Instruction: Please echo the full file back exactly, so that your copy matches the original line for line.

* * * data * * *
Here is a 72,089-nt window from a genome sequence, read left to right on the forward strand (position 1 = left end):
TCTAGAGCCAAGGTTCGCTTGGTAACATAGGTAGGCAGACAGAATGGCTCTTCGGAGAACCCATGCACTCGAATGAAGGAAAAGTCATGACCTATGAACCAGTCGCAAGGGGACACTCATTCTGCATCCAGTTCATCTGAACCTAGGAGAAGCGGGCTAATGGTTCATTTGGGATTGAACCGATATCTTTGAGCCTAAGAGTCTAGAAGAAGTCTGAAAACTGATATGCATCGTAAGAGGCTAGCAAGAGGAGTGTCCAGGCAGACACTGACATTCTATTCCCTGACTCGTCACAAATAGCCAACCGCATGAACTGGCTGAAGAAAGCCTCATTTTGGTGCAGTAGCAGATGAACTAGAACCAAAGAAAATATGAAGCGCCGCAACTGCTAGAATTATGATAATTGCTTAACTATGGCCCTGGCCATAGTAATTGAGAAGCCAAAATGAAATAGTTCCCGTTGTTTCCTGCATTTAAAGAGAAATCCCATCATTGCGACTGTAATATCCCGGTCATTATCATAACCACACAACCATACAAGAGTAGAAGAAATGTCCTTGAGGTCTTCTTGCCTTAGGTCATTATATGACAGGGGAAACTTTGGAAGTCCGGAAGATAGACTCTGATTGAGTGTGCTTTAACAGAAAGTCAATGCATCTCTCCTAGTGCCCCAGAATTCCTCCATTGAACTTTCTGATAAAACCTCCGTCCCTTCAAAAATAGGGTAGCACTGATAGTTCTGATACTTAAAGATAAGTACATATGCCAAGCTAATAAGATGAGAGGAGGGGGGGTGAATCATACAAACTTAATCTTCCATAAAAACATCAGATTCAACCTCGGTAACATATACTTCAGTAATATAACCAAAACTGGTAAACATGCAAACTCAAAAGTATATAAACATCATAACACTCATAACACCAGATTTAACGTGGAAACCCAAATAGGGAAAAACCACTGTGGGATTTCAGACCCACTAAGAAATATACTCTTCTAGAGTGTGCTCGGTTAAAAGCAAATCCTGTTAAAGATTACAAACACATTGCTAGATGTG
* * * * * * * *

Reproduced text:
Here is a 72,089-nt window from a genome sequence, read left to right on the forward strand (position 1 = left end):
TCTAGAGCCAAGGTTCGCTTGGTAACATAGGTAGGCAGACAGAATGGCTCTTCGGAGAACCCATGCACTCGAATGAAGGAAAAGTCATGACCTATGAACCAGTCGCAAGGGGACACTCATTCTGCATCCAGTTCATCTGAACCTAGGAGAAGCGGGCTAATGGTTCATTTGGGATTGAACCGATATCTTTGAGCCTAAGAGTCTAGAAGAAGTCTGAAAACTGATATGCATCGTAAGAGGCTAGCAAGAGGAGTGTCCAGGCAGACACTGACATTCTATTCCCTGACTCGTCACAAATAGCCAACCGCATGAACTGGCTGAAGAAAGCCTCATTTTGGTGCAGTAGCAGATGAACTAGAACCAAAGAAAATATGAAGCGCCGCAACTGCTAGAATTATGATAATTGCTTAACTATGGCCCTGGCCATAGTAATTGAGAAGCCAAAATGAAATAGTTCCCGTTGTTTCCTGCATTTAAAGAGAAATCCCATCATTGCGACTGTAATATCCCGGTCATTATCATAACCACACAACCATACAAGAGTAGAAGAAATGTCCTTGAGGTCTTCTTGCCTTAGGTCATTATATGACAGGGGAAACTTTGGAAGTCCGGAAGATAGACTCTGATTGAGTGTGCTTTAACAGAAAGTCAATGCATCTCTCCTAGTGCCCCAGAATTCCTCCATTGAACTTTCTGATAAAACCTCCGTCCCTTCAAAAATAGGGTAGCACTGATAGTTCTGATACTTAAAGATAAGTACATATGCCAAGCTAATAAGATGAGAGGAGGGGGGGTGAATCATACAAACTTAATCTTCCATAAAAACATCAGATTCAACCTCGGTAACATATACTTCAGTAATATAACCAAAACTGGTAAACATGCAAACTCAAAAGTATATAAACATCATAACACTCATAACACCAGATTTAACGTGGAAACCCAAATAGGGAAAAACCACTGTGGGATTTCAGACCCACTAAGAAATATACTCTTCTAGAGTGTGCTCGGTTAAAAGCAAATCCTGTTAAAGATTACAAACACATTGCTAGATGTG